408 pp., 6.125 x 9.25, 24 illus., 4 tables, 6 maps, notes, bibl., index
Paperback ISBN: 978-1-4696-1489-2
Published: March 2014
eBook ISBN: 978-0-8078-8790-5
Published: June 2009
Buy this Book
Free E-Exam Copies
Lewis describes how Welsh immigrants brought their national churches, fraternal orders and societies, love of literature and music, and, most important, their own language. Yet unlike eastern and southern Europeans and the Irish, the Welsh--even with their "foreign" ways--encountered no apparent hostility from the Americans. Often within a single generation, Welsh cultural institutions would begin to fade and a new "Welsh American" identity developed.
True to the perspective of the Welsh themselves, Lewis's analysis adopts a transnational view of immigration, examining the maintenance of Welsh coal-mining culture in the United States and in Wales. By focusing on Welsh coal miners, Welsh Americans illuminates how Americanization occurred among a distinct group of skilled immigrants and demonstrates the diversity of the labor migrations to a rapidly industrializing America.
About the Author
Ronald L. Lewis is Stuart and Joyce Robbins Chair and Professor of History Emeritus at West Virginia University. He is author or editor of fourteen books, including Transforming the Appalachian Countryside: Railroads, Deforestation, and Social Change in West Virginia, 1880-1920 (from the University of North Carolina Press).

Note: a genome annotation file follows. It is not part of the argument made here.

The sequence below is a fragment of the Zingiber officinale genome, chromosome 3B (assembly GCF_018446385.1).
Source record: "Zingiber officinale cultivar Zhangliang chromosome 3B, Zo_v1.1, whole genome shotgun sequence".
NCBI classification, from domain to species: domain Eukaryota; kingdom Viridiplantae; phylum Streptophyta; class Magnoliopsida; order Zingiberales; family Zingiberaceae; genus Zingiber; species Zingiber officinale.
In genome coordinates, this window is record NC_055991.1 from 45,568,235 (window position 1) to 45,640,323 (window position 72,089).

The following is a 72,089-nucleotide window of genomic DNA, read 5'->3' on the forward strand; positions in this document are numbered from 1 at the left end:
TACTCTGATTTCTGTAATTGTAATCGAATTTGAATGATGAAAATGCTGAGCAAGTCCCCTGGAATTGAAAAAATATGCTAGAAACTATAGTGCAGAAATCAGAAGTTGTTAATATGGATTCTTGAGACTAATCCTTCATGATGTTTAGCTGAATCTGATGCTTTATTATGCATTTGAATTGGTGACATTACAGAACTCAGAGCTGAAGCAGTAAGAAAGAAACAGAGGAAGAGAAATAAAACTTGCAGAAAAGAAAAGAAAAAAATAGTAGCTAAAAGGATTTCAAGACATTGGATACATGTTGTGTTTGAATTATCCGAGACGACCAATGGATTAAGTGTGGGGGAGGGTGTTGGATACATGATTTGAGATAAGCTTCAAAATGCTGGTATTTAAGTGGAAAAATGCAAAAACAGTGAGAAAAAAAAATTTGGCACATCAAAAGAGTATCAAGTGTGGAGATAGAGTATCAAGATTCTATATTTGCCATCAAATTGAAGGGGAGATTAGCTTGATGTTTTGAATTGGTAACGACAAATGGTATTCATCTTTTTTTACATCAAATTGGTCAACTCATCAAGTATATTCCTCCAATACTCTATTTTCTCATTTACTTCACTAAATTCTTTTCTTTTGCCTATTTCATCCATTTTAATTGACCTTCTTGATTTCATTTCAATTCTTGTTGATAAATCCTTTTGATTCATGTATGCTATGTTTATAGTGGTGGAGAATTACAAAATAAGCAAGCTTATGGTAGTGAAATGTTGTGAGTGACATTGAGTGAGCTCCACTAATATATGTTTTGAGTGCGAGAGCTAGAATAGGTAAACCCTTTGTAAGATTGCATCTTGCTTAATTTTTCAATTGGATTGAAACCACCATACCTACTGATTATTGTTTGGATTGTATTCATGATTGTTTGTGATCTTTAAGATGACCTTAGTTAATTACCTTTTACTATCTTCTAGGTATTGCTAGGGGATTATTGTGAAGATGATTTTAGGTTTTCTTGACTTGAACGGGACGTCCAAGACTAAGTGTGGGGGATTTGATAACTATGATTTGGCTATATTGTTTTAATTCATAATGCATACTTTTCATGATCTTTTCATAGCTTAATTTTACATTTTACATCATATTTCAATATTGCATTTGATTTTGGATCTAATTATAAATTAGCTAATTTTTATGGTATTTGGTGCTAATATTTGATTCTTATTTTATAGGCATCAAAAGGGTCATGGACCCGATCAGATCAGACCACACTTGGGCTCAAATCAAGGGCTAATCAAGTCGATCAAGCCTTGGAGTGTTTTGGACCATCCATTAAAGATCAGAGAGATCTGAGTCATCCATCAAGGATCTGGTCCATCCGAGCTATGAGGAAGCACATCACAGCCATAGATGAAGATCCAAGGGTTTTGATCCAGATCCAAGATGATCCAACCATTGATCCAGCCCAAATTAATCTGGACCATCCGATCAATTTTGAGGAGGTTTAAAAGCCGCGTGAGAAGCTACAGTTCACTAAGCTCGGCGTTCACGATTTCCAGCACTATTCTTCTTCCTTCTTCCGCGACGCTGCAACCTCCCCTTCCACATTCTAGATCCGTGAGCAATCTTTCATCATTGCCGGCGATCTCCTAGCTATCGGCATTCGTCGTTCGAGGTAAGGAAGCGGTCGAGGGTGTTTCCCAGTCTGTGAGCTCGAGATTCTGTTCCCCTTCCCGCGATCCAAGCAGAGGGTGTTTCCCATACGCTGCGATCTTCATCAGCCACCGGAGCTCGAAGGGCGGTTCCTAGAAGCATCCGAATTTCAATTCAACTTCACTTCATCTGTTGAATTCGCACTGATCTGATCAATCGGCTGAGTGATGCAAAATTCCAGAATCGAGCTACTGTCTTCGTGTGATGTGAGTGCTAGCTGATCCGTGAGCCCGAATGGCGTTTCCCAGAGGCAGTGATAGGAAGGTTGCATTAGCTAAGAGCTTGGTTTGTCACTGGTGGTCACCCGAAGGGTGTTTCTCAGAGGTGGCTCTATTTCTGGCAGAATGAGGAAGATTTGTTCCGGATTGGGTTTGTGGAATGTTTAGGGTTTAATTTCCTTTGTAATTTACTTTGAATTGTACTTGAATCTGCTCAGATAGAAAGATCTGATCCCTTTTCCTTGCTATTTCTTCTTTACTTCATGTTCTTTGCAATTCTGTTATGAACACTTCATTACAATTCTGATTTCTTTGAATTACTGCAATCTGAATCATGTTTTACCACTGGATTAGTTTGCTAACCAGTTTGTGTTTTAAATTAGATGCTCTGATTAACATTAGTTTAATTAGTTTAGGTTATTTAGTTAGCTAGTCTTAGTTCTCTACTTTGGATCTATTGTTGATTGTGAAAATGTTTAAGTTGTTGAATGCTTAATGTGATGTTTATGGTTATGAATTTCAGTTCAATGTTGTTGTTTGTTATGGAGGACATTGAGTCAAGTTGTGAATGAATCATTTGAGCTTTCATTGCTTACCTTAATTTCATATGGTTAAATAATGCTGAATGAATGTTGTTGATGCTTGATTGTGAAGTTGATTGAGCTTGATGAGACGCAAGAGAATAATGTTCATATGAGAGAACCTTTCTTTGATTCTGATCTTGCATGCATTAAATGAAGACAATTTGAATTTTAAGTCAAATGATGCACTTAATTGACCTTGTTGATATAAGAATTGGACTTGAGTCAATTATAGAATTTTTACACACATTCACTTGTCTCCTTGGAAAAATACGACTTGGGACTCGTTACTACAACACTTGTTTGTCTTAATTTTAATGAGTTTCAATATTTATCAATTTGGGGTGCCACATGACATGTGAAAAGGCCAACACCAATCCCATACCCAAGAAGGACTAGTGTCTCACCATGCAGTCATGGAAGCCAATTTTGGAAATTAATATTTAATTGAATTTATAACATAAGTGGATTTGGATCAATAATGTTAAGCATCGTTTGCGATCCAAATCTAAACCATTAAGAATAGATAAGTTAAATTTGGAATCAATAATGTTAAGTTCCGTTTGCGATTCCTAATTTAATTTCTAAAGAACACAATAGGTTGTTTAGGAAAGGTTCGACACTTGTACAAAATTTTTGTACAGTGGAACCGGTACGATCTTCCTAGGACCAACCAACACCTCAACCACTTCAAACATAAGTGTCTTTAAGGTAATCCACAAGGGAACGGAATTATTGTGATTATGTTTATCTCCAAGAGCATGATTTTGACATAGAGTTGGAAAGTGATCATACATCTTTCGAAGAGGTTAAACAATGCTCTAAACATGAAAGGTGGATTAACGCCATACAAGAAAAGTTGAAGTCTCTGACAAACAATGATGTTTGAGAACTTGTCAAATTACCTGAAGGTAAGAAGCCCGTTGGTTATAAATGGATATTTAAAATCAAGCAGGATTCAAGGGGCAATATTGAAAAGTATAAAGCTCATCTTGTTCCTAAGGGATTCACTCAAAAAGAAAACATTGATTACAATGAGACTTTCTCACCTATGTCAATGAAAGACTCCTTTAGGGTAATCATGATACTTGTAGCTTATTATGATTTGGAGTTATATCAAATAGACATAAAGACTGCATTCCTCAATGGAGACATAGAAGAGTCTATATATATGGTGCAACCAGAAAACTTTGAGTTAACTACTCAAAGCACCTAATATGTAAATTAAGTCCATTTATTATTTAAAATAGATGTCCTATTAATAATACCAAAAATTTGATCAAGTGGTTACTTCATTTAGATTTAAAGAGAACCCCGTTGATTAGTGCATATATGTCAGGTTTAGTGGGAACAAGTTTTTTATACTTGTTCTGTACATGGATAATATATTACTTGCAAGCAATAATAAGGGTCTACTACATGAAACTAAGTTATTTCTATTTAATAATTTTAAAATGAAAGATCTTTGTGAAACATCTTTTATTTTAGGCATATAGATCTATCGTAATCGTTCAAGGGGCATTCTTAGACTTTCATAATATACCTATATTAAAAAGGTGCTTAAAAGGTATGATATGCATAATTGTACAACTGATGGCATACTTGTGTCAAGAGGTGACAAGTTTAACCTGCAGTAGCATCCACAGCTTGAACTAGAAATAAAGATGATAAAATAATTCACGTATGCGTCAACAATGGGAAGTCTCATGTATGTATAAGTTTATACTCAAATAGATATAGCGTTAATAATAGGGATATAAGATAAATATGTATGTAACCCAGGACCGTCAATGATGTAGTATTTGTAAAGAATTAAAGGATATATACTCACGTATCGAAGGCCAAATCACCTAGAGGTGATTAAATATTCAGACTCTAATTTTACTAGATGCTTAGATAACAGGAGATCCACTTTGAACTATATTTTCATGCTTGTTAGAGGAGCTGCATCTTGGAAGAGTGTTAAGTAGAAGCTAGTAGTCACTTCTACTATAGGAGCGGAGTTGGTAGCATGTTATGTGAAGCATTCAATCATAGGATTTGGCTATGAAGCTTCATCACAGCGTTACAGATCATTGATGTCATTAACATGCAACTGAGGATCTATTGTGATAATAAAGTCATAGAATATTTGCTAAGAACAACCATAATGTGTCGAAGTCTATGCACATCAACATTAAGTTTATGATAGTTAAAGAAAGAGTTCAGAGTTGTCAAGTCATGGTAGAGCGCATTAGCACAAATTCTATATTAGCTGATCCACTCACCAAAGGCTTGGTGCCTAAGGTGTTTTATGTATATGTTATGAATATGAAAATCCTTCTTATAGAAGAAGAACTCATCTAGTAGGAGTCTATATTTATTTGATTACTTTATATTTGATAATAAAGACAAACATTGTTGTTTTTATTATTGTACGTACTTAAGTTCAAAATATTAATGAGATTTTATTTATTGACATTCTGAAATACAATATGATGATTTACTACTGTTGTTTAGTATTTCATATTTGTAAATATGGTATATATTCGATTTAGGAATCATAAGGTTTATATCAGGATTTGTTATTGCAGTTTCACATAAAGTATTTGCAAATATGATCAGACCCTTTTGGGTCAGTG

For more information about Ronald L. Lewis, visit the Author Page.
"Excellent . . . beautifully written, deeply researched. . . . A first-rate piece of scholarship."--The Pennsylvania Magazine of History and Biography
"Includes a good assessment of the Welsh interaction with other immigrants. The book's readability also makes it accessible to general audiences, particularly those of Welsh ancestry seeking a better understanding of their ethnic roots. . . . Recommended."--Choice
"The best cross-cultural scholarship on Appalachia written so far. . . . Opens fresh perspectives on the elements of socioeconomic change in Appalachia that can truly be qualified as specifically Appalachian."--Appalachian Journal
"One should read an reread Ronald Lewis's epic Welsh Americans. It is one of the rare books in ethnic history that deserves the appellation classic."--The Annals of Iowa
"A detailed and readable work based on a wide variety of sources from both Europe and the United States. Welsh scholars and comparative immigration historians will find the book to be a valuable asset in their collections."--Journal of Southern History
"Offers a wealth of information on Welsh history and culture in America and Wales. . . . A comprehensive, multidimensional exposition. . . . Extensive knowledge and keen insights [are] conveyed in this monumental research effort."--Journal of American Ethnic History